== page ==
Little brother begins to talk back to big brother

TOKYO - Japan regularly pictures itself as the helpless victim of US-bashing, a small Asian nation that has had some economic success but otherwise dare not say boo to its big brother in Washington.

Earlier this week a different face of what some US politicians call 'the most important bilateral relationship in the world, bar none' was on show.

In the Oval Office in Washington President Bill Clinton was seen looking through a family photograph album together with a Japanese couple.

The album contained pictures of Yoshihiro Hattori, a 16-year-old exchange student who was shot dead by a nervous householder in Louisiana last year when the boy accidentally knocked on the wrong door while searching for a Hallowe'en party.

Mr and Mrs Hattori had brought the album, along with a petition containing a quarter of a million signatures urging stricter gun control in the US.

'In Japan, we live life with no guns. We hope that you too can live life without guns,' said Masaichi Hattori, the father of the dead boy.

The meeting had been set up by the Japanese embassy in the US.

Ostensibly the purpose of the encounter was to help to soothe the sense of loss felt by the Hattori family by giving them an opportunity to present their anti-gun petition to the most powerful man in the world. But the meeting had a deeper significance: slowly, cautiously, Japan is starting to talk back to the United States.

Ever since General Douglas MacArthur occupied Japan after the Second World War and established a new set of institutions to govern the country, the Japanese have always been somewhat in awe of Americans.

But today, although Tokyo is still dependent on the Japan-US security treaty in the military field, the country is becoming more self-confident and prepared to assert itself in other areas.

When the Japanese Prime Minister, Morihiro Hosokawa, meets President Clinton in Seattle, he will not be sitting down for a one-way lecture on the immorality of Japan's continued trade surpluses (which rose again in October for the 19th consecutive month).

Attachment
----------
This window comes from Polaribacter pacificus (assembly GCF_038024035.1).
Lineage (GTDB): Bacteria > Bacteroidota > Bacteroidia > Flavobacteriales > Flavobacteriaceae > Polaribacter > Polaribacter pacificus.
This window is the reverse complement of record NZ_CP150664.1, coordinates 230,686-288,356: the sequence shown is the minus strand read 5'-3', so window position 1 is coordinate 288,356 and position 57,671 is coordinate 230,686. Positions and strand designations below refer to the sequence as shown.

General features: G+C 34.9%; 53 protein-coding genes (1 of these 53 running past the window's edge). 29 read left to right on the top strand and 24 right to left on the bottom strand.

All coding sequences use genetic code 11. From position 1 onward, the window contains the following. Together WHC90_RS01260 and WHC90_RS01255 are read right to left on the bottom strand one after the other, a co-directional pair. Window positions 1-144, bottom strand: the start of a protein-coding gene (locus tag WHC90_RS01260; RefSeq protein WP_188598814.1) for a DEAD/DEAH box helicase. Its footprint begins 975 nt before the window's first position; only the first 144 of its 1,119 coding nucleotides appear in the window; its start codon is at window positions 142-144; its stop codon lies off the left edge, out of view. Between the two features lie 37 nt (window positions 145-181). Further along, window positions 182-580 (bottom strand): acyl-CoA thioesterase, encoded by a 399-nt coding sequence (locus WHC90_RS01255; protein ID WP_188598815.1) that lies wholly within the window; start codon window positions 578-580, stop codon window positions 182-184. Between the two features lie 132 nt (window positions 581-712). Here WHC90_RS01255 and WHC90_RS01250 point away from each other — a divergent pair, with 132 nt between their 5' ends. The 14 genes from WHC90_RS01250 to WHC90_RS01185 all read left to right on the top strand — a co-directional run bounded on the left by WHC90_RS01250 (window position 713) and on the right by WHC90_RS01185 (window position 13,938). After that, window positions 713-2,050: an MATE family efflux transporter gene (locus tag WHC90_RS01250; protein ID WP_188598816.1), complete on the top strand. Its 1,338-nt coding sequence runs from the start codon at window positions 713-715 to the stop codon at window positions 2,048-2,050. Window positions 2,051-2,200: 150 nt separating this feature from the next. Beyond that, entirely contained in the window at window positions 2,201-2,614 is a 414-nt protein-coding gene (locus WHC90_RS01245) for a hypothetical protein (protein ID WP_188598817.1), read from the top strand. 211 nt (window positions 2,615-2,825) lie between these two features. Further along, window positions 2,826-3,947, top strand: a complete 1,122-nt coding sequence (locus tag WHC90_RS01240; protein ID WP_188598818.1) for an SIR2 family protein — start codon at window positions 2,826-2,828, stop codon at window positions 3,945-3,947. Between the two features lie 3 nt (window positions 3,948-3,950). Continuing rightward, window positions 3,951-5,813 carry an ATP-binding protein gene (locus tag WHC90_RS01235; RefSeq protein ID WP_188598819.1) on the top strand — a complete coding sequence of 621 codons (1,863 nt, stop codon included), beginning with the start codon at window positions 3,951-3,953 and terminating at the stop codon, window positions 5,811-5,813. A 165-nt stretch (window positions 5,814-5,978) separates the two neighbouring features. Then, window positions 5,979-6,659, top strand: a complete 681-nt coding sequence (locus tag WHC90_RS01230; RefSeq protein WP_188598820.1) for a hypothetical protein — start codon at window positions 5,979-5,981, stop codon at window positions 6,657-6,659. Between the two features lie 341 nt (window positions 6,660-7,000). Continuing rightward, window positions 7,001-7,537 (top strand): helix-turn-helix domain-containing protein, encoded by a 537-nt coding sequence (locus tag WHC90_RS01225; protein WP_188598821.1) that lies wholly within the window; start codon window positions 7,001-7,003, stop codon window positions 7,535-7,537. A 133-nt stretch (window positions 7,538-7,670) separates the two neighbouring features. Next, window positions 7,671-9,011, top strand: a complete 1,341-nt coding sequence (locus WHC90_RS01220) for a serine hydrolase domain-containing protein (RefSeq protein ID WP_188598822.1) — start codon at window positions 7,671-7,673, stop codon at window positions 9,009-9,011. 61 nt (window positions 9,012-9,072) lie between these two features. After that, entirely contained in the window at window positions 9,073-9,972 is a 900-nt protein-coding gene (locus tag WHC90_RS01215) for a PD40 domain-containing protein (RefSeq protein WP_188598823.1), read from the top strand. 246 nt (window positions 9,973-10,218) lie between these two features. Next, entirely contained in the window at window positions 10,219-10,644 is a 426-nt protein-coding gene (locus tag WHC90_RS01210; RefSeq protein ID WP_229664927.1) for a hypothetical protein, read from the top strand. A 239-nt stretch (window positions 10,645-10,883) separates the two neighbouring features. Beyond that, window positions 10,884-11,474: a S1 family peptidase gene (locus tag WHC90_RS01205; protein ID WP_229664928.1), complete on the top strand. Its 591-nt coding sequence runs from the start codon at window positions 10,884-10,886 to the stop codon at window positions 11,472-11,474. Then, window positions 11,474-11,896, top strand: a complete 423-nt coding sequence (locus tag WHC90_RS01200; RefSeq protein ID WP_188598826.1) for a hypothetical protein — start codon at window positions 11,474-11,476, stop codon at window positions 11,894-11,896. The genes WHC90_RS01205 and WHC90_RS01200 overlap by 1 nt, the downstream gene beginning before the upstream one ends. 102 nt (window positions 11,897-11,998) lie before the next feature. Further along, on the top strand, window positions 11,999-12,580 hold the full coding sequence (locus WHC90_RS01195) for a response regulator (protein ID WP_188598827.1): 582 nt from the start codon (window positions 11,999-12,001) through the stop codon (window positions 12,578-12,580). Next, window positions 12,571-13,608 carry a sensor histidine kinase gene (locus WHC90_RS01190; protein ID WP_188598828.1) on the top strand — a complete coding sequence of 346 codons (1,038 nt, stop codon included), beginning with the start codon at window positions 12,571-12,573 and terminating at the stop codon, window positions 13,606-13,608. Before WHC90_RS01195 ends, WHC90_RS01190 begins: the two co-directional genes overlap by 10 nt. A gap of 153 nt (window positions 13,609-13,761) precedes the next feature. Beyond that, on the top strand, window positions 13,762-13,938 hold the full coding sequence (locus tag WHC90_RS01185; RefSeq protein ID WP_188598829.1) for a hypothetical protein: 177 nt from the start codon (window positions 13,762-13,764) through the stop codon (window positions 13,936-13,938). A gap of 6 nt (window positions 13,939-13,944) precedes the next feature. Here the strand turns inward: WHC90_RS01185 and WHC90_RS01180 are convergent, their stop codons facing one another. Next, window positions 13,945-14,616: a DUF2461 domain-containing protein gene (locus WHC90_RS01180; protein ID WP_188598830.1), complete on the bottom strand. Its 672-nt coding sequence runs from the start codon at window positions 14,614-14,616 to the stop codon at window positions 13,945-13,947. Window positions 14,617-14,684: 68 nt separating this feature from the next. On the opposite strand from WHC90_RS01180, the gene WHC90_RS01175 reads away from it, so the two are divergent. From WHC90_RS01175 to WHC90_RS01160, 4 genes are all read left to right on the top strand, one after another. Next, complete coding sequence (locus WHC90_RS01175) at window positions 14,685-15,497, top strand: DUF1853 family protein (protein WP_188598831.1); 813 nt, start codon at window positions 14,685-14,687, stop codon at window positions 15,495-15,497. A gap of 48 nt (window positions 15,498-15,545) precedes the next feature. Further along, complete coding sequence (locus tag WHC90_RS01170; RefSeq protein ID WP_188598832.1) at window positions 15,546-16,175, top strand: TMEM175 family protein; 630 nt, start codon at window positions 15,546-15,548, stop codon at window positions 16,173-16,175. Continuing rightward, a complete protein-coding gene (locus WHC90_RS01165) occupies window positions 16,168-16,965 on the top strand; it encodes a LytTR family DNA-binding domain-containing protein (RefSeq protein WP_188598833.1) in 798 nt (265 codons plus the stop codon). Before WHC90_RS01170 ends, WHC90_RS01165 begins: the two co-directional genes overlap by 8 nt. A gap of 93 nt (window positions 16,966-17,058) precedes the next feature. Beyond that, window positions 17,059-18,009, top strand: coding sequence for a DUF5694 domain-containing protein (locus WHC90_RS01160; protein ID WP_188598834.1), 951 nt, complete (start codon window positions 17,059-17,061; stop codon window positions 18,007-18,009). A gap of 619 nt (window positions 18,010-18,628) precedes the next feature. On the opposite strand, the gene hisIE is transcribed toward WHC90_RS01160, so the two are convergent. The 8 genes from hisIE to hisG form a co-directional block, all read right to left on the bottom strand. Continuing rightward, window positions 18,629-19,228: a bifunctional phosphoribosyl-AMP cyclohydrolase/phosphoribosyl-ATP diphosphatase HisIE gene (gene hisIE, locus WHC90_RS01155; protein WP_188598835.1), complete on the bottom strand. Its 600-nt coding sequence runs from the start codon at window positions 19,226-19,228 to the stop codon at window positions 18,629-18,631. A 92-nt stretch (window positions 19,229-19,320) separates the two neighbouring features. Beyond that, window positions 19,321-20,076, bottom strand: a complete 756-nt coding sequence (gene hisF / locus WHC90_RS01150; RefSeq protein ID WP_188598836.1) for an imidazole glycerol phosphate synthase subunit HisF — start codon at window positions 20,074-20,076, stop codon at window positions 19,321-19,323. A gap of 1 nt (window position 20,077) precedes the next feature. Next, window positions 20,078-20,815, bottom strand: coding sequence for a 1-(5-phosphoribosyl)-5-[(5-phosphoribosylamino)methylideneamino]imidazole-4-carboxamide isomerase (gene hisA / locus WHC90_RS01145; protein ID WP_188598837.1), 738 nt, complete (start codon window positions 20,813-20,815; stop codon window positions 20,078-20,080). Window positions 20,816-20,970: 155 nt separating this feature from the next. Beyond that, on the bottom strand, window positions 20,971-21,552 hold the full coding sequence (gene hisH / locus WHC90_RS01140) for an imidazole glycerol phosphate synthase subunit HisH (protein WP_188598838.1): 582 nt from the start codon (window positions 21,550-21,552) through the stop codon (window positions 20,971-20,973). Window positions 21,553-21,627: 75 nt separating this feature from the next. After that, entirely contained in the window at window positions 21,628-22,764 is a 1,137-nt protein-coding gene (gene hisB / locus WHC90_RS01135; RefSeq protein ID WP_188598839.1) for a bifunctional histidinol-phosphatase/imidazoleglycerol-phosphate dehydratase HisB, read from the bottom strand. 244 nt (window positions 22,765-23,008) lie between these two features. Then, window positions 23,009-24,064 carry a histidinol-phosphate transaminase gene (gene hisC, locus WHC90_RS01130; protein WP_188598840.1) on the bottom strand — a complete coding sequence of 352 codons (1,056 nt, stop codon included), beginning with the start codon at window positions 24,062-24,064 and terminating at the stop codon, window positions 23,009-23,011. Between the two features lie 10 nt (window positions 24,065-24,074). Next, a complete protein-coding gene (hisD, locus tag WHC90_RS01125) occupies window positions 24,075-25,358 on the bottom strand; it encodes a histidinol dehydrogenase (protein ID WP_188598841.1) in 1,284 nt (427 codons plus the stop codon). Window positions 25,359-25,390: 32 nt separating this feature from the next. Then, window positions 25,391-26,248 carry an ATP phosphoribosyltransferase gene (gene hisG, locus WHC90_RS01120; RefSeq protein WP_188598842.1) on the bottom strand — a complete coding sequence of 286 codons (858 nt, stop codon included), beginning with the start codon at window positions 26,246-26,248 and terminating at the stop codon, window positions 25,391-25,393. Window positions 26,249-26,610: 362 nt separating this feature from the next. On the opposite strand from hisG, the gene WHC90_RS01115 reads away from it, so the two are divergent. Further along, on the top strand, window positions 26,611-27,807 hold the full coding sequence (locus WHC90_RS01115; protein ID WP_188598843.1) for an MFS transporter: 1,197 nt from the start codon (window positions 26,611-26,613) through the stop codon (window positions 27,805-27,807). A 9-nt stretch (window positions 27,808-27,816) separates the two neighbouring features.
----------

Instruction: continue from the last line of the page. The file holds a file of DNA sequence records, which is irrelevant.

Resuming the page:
Mr Hosokawa will have a message to deliver himself, on behalf of other Asian countries, urging the US not to push so hard for developing Asian economies to open their markets to imports, particularly US imports.

Japan's new-found desire to be a middle-man between the US and the rest of Asia is not without contradictions, since it means essentially supporting protectionism in developing countries.

And there is also the increasing trade surplus that Japan has with Asia, as Tokyo has not yet shown itself willing to absorb imports from its neighbours that are consequently directed to American and European markets.

But Mr Hosokawa will also be bringing some gifts for the American President.

He will tell Mr Clinton that his government is starting to change some of the long-established structures in Japan which the US claims unfairly limit foreign business access to Japanese markets.

Yesterday Mr Hosokawa finally won a crucial vote on a political reform package in the lower house of the Diet (parliament) which aims to make politics more open and less corrupt.

He will also bring with him to Seattle promises to open Japan's rice market, after a delay of six years, to help the successful conclusion of the Gatt trade talks being held in Geneva.

And he will promise Mr Clinton that the government will reduce income tax by some 5 trillion yen ( pounds 31bn) in an effort to boost consumer spending, which should in turn boost imports.

The US government has been calling on Japan to cut income taxes for some time, which it sees as one way of reducing the Japan-US trade surplus.

Start your day with The Independent, sign up for daily news emails
Latest stories from i100
Have you tried new the Independent Digital Edition apps?
Independent Dating
and  

By clicking 'Search' you
are agreeing to our
Terms of Use.

iJobs Job Widget
iJobs General

Recruitment Genius: Direct Mail Machine Operative

£13500 - £15000 per annum: Recruitment Genius: This is an opportunity for an i...

Recruitment Genius: Customer Accounts Executive